Marx is, as a rule, sparse in his explicit methodological reflections. Major sections of Capital often begin in the voice of a position Marx will subsequently invert, such that what initially appear to be abstract definitions integral to Marx’s own stance, are revealed in later sections to be forms of thought Marx is trying to criticise. Even where this critical edge is recognised, it can be unclear what sort of critique Marx is offering: his frequent use of metaphors of moving from light to darkness, or from surface to depth, can suggest that Marx is engaging in a form of “abstract negation” – that he is trying to unmask and debunk “surface” illusions against a more essential “depth” reality. Thus, a particularly common reading of Marx is that he is criticising the illusory values of the sphere of circulation – which Marx delightfully describes as “Freedom, Equality, Property and Bentham” – against the authoritarian realities of production.
At pivotal transition points in the text, however, Marx suggests that another strategy may be in play. His central analytical category – value – is expressly described at key moments as a social form that is expressed in both circulation and production, generated in both, but reducible to neither. I discussed one example of this at the end of the recent post on Marx’s discussion of the general formula for capital. Another, more famous, example can be found in the discussion of commodity fetishism in section 4 of chapter 1:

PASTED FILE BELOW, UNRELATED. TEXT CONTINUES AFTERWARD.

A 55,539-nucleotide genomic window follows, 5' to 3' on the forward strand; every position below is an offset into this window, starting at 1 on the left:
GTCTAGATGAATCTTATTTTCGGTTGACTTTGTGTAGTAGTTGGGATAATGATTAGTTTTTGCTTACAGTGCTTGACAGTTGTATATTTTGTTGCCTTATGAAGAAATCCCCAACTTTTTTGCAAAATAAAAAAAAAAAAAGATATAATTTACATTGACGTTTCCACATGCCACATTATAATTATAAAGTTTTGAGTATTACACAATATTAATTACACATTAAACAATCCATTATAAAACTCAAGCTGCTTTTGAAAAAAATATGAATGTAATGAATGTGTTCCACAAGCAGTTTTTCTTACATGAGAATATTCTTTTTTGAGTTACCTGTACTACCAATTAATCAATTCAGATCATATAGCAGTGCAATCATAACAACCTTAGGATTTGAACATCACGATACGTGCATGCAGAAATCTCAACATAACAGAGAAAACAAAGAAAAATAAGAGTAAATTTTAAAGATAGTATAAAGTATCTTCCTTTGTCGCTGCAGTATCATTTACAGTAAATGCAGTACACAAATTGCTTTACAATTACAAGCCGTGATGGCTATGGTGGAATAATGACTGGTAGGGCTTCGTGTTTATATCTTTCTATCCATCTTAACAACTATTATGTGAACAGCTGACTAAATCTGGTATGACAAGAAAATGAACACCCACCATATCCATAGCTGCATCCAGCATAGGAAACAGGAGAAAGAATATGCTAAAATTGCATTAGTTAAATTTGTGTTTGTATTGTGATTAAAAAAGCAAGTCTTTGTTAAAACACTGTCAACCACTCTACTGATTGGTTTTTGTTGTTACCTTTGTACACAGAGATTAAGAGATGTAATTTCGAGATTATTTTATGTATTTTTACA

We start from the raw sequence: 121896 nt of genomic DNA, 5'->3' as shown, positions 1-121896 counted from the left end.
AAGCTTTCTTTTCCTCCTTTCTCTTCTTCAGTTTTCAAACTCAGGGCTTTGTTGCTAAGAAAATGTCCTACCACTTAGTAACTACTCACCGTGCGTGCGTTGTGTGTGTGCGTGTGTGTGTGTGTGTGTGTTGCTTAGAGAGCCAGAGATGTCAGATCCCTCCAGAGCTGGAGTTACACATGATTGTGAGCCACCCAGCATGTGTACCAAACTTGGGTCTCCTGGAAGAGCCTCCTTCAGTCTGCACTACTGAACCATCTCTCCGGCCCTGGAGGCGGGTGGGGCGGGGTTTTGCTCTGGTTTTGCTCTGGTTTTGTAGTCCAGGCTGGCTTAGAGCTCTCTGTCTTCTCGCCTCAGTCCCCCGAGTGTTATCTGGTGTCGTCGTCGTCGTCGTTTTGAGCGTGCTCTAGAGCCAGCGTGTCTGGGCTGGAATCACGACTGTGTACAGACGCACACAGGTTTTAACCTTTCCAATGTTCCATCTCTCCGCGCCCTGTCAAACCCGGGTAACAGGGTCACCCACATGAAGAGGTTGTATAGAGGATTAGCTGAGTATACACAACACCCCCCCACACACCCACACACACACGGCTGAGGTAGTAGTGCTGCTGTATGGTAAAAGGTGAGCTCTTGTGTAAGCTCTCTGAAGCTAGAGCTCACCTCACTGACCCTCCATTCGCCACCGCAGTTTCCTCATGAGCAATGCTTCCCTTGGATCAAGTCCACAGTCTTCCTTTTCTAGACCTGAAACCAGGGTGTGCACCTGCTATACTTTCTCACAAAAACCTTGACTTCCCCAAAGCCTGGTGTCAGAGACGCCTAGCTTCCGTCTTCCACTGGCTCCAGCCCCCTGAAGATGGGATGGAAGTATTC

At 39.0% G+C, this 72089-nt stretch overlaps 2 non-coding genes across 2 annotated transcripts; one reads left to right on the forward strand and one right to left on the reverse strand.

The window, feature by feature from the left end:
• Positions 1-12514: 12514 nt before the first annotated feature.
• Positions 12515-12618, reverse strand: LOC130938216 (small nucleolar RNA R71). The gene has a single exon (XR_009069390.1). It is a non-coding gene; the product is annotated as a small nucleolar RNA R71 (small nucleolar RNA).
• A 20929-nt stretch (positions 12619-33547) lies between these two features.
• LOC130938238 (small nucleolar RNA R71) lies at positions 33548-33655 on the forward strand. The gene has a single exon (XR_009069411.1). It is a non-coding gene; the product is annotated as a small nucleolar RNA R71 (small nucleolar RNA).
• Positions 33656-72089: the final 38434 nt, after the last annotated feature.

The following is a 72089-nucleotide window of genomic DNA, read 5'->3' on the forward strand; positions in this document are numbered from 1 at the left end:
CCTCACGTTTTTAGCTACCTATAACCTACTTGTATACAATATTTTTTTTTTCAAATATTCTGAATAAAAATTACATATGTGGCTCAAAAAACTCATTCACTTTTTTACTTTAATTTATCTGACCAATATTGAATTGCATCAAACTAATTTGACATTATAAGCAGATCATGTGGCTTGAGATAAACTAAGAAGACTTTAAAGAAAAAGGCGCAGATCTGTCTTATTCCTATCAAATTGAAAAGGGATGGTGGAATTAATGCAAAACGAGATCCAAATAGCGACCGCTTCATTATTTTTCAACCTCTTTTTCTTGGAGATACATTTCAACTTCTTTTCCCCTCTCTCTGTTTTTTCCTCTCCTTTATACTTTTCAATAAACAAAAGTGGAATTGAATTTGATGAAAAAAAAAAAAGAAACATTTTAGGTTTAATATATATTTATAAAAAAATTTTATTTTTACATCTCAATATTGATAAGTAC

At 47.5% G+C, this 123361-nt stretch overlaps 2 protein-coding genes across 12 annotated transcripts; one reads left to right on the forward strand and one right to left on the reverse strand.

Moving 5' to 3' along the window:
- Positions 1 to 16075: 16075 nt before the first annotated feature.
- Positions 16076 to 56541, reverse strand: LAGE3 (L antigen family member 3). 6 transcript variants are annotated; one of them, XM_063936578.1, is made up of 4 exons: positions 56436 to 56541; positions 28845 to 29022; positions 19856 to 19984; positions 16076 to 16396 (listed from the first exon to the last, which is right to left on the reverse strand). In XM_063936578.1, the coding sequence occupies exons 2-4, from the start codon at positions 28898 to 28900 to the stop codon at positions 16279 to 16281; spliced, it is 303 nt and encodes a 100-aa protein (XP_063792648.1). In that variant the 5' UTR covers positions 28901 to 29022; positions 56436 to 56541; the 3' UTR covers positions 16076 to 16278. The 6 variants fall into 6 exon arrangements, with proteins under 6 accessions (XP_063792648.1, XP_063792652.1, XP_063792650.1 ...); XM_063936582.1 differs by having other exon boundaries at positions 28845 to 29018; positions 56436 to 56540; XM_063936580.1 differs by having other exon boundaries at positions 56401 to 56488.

A commodity appears, at first sight, a very trivial thing, and easily understood. Its analysis shows that it is, in reality, a very queer thing, abounding in metaphysical subtleties and theological niceties. So far as it is a value in use, there is nothing mysterious about it, whether we consider it from the point of view that by its properties it is capable of satisfying human wants, or from the point that those properties are the product of human labour. It is as clear as noon-day, that man, by his industry, changes the forms of the materials furnished by Nature, in such a way as to make them useful to him. The form of wood, for instance, is altered, by making a table out of it. Yet, for all that, the table continues to be that common, every-day thing, wood. But, so soon as it steps forth as a commodity, it is changed into something transcendent. It not only stands with its feet on the ground, but, in relation to all other commodities, it stands on its head, and evolves out of its wooden brain grotesque ideas, far more wonderful than “table-turning” ever was.
The mystical character of commodities does not originate, therefore, in their use value. Just as little does it proceed from the nature of the determining factors of value. For, in the first place, however varied the useful kinds of labour, or productive activities, may be, it is a physiological fact, that they are functions of the human organism, and that each such function, whatever may be its nature or form, is essentially the expenditure of human brain, nerves, muscles, &c. Secondly, with regard to that which forms the ground-work for the quantitative determination of value, namely, the duration of that expenditure, or the quantity of labour, it is quite clear that there is a palpable difference between its quantity and quality. In all states of society, the labour time that it costs to produce the means of subsistence, must necessarily be an object of interest to mankind, though not of equal interest in different stages of development. And lastly, from the moment that men in any way work for one another, their labour assumes a social form.
Whence, then, arises the enigmatical character of the product of labour, so soon as it assumes the form of commodities? Clearly from this form itself.